It may seem like a good idea, particularly on a cold and lonely night, to let your dog sleep in your bed.
However, before you know it, you are ready to have your own bed back, but your dog doesn't want to leave anymore. You may think that all you need is to offer the dog a comfortable alternative, but that's not actually as easy as many people think. Furthermore, there are so many dog beds to choose from that simply picking a comfortable one can be quite overwhelming.
The Case Against Letting Your Dog Sleep in Your Bed
Most people see their dog as a member of their family and they believe their bed is a family bed. But as much as you may believe this, it is actually a much better idea to simply have a dog lie on its own bed in the same room. That way, you still have the closeness, but you also maintain your own personal space.
Hierarchy and Dogs
Dogs are pack animals. They have a natural sense of hierarchy within their pack
"Like the wolf pack, each individual in the pack has its own place in that social order. Without a leader and parameters, a dog pack is confused, unstable and in constant conflict."
One of the ways that dogs establish leadership is through physical height. The highest ranking animal in the wild will generally be positioned higher as well. Hence, if you allow your dog to sleep
in bed with you, it will see itself as being on the same hierarchical position as you as well. You have to make sure that your dog knows that you are the pack leader. To do this with a puppy is easy enough and it will make sure that your dog does not get on any type of furniture, including your bed. However, if you have already let your dog on your bed, you will need to engage in a bit more training.
Step 1: Get the Dog Off the Bed
You need to make sure that you re-establish the hierarchical lines of command in your home, so you are once again pack leader. However, you also have to be a fair leader so that your dog never tries to rebel against you. Hence, make sure your dog has a comfortable alternative to choose from. To make sure that it always has its own bed, you might want to get a waterproof, washable dog bed cover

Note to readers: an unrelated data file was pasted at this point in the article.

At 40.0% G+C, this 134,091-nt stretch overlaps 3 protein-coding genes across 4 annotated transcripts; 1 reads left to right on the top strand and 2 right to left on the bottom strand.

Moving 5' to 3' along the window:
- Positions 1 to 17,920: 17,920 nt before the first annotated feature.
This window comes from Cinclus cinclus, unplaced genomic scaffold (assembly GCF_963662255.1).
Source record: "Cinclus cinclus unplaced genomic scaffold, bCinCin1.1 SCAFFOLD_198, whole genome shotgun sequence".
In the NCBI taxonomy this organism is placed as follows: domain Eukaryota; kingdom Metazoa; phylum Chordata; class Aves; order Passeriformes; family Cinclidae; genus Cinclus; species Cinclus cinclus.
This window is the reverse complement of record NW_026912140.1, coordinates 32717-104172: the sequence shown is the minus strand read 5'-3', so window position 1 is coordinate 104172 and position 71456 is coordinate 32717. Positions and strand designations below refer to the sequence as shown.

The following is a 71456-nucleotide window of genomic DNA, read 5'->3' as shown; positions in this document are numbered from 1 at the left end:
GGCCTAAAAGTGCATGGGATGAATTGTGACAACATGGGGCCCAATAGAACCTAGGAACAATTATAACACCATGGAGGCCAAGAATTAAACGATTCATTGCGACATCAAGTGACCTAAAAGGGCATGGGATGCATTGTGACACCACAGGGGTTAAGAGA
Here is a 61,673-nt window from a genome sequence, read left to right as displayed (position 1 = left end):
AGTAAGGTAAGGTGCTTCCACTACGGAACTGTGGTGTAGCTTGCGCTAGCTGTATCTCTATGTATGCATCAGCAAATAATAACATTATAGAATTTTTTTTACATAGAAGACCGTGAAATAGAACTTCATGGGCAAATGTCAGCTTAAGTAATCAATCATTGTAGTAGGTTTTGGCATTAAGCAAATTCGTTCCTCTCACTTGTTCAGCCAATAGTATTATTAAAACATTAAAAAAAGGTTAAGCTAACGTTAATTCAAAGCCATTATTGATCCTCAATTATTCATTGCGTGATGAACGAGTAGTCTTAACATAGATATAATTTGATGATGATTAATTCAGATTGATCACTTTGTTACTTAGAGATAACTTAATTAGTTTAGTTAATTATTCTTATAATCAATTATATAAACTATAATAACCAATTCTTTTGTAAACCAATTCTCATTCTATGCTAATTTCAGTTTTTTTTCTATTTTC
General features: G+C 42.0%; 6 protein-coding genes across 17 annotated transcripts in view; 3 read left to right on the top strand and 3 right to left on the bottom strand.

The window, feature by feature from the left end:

or liner. This way, you only need to wash the cover every once in a while, rather than taking away the scent of your dog's comfort altogether.
Step 2: "Go to Your Bed" Training
You also have to train your dog a new command that tells your pet to go to its own bed. Whenever it tries to get in your bed, give this command. If your pup refuses, gently push him or her off the bed with the word "no" and repeat the command. Make sure your command is simple to understand, like "bed" or "go to bed". Very persistent dogs need more correction. Hence, you may want to have a small bottle of water next to you to squirt as a correction. If they do not respond to your command, you can give them a squirt or other correction.
Step 3: Get Your Dog to Sleep in Its Own Bed
To get this part right, you need to train your dog during a period of time that isn't its usual sleep time. You also need to make sure that you are in a room other than your own.
Take the dog bed liner out of the packaging and sleep with it the night before so that it has your scent all over it. Set the bed up, with the waterproof washable liner, and place it in the room. Then, put a favorite toy on the bed and have treats at the ready. Put your dog on a leash and walk it to the new bed. Tell the dog "down" or "stay", or whatever command you use to calm them down generally, and then say your new command for going to bed. As soon as the dog lies down in the bed, give them a treat. When the dog gets up, say "no" and return him to the bed, repeating the command. Wait until your dog has been in bed for a short while longer before giving the treat.
How to Choose the Right Dog Bed
In order for any of these efforts to be successful, you must have found a good bed
"The way your dog sleeps could give you a hint as to the type of bed he prefers. For example, does your dog curl up or stretch out? Sleep on his back or on his tummy? Some dogs like to cuddle up in your recliner while others will sleep on your bed with their head on your pillow. Think of these as clues...find the beds that best match your dog's sleeping habits."
Dogs that like to be stretched out should have a rectangular mattress. Dogs that prefer to curl up tend to love oval or round beds. Older dogs, or dogs with arthritis, can benefit from mattresses with memory foam.
When you purchase a dog bed, you pay for quality. If something is very cheap, you can guarantee that it won't last long. Although it may be cheap enough to purchase a new bed, that does also mean that your dog will have to get used to a new bed as well. Hence, it is better to pay a little bit more and to invest in a good dog bed cover instead.
A final few tips to remember is that you must convince your dog that its place is in its own bed. Make sure some of its favorite toys are in there. If it has slept in your bed most of its life, you may want to put in a shirt that you have worn in the bed, as this is very comforting. Finally, you may want to put its bed next to yours for a while, so you can stroke and reassure the dog that you are still there.
And, if you want to protect your expensive dog beds from the usual wear and tear they endure, you might want to invest in a 4Knines Dog Bed Liner! This bed liner is made out of durable soft waterproof material that will keep the interior of the bed clean and dry despite any accidents your dog may have.